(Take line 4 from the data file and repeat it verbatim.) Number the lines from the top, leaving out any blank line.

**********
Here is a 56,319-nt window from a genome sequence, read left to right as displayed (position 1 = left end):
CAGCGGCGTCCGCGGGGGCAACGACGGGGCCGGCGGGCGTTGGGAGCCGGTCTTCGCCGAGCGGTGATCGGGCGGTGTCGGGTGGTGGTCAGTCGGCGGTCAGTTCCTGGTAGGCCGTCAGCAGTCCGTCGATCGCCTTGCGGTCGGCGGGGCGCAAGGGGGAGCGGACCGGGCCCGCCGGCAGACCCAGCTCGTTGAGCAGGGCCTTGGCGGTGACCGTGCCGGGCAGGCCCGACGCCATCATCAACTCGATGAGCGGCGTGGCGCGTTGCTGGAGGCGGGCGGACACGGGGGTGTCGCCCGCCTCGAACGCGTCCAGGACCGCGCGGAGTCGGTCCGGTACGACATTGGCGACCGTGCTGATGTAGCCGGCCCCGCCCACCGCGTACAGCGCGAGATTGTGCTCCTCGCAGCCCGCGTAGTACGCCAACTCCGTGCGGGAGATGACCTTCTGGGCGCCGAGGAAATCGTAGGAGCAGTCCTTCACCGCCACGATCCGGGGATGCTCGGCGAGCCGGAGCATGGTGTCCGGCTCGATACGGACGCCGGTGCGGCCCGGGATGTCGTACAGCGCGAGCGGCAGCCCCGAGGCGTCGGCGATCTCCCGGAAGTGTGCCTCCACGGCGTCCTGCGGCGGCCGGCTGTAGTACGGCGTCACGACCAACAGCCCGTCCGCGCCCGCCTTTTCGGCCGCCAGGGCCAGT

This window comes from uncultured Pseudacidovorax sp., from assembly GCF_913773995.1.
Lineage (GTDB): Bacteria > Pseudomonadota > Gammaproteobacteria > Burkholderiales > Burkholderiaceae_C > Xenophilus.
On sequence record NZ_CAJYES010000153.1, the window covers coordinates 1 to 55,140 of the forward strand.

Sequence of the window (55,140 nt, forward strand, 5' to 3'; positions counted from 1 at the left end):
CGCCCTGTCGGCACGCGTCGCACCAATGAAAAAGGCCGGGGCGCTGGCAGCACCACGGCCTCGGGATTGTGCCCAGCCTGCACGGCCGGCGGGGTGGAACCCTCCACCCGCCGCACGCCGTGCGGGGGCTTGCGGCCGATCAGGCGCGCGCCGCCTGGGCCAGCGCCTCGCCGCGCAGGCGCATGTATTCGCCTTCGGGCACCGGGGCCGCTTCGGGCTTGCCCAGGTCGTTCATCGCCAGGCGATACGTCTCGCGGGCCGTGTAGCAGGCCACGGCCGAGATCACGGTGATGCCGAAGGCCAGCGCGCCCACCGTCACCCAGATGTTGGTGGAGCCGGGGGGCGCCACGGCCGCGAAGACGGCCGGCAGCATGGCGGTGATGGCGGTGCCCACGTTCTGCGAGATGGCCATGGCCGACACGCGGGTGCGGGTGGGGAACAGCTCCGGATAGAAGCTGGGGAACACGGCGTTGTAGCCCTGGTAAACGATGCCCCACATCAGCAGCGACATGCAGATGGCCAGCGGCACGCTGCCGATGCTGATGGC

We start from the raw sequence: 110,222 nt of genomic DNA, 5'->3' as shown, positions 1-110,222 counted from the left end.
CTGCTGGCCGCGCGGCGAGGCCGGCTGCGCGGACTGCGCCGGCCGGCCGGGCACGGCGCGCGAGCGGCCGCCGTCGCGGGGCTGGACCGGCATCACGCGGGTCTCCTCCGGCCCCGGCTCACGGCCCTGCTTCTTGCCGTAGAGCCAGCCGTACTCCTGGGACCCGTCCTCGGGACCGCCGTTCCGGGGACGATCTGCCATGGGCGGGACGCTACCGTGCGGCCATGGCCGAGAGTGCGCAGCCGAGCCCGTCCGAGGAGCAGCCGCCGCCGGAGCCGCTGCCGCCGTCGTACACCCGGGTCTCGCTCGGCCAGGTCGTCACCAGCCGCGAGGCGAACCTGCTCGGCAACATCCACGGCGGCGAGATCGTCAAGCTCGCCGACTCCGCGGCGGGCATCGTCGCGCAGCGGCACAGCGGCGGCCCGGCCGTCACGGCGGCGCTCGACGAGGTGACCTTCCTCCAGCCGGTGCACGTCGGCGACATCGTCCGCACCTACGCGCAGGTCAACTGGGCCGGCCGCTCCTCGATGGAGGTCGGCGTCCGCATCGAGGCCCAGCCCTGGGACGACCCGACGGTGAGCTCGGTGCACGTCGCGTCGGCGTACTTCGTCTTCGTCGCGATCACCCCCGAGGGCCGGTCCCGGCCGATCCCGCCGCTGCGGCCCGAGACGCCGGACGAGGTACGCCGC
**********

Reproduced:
Lineage (GTDB): Bacteria > Pseudomonadota > Gammaproteobacteria > Burkholderiales > Burkholderiaceae_C > Xenophilus.